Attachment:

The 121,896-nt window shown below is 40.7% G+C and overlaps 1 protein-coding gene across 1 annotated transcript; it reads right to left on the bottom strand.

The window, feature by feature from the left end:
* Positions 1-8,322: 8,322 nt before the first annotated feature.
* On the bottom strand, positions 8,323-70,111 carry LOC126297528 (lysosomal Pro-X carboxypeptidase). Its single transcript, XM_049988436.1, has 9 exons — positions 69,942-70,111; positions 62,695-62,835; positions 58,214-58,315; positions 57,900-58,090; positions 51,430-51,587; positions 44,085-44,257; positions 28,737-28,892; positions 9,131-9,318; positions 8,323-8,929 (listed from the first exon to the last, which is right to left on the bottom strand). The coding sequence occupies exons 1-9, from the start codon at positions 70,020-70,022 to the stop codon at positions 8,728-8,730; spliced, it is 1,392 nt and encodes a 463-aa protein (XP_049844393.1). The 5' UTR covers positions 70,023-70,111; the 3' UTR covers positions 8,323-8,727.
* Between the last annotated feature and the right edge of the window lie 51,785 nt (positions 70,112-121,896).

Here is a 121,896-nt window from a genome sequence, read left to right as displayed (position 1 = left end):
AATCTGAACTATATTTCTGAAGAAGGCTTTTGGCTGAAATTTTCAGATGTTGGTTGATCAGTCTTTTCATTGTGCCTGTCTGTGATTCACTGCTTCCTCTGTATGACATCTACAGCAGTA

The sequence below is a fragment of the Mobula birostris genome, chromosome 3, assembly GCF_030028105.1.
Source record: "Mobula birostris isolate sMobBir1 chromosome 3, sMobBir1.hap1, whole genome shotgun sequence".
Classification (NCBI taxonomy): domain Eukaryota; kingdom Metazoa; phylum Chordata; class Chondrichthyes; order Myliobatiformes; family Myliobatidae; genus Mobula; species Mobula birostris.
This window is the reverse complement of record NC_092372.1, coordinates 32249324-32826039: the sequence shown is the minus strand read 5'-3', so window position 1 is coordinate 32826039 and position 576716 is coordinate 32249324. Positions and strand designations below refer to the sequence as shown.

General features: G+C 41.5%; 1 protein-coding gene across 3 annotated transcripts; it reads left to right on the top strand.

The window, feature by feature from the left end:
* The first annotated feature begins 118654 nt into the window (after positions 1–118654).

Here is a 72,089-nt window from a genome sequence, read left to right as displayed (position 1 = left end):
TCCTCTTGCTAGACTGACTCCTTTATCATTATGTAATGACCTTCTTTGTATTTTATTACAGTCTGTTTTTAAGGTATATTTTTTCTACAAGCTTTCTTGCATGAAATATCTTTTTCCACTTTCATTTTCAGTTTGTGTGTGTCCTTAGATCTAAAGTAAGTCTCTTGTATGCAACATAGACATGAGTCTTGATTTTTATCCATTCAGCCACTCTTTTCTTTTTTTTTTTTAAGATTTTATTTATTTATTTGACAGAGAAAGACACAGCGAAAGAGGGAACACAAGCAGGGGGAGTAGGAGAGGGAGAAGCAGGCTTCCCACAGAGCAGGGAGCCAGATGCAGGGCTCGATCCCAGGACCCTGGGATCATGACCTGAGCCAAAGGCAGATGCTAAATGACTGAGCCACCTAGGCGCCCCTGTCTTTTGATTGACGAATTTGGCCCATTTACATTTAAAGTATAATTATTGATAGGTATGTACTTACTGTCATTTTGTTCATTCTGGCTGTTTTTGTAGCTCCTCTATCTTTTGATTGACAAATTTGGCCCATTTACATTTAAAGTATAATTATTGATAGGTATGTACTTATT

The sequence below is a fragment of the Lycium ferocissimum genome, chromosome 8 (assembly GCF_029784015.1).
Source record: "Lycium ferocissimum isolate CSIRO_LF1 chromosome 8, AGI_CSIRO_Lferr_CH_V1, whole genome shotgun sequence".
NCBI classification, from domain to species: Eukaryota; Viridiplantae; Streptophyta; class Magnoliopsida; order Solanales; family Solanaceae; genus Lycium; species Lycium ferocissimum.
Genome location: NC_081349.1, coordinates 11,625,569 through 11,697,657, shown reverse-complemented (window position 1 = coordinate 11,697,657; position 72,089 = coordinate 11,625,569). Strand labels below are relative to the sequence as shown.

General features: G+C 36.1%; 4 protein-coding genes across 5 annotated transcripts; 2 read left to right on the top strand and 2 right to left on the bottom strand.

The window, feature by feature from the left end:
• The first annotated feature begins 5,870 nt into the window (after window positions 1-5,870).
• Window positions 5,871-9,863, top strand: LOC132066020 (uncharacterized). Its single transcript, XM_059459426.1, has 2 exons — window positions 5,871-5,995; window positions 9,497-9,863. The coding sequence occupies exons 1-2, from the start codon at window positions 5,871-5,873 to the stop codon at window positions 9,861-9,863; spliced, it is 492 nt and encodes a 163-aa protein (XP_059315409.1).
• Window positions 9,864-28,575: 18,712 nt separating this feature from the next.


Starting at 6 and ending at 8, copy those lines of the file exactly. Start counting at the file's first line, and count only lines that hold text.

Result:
Here is a 121,896-nt window from a genome sequence, read left to right as displayed (position 1 = left end):
AATCTGAACTATATTTCTGAAGAAGGCTTTTGGCTGAAATTTTCAGATGTTGGTTGATCAGTCTTTTCATTGTGCCTGTCTGTGATTCACTGCTTCCTCTGTATGACATCTACAGCAGTA

The sequence below is a fragment of the Mobula birostris genome, chromosome 3, assembly GCF_030028105.1.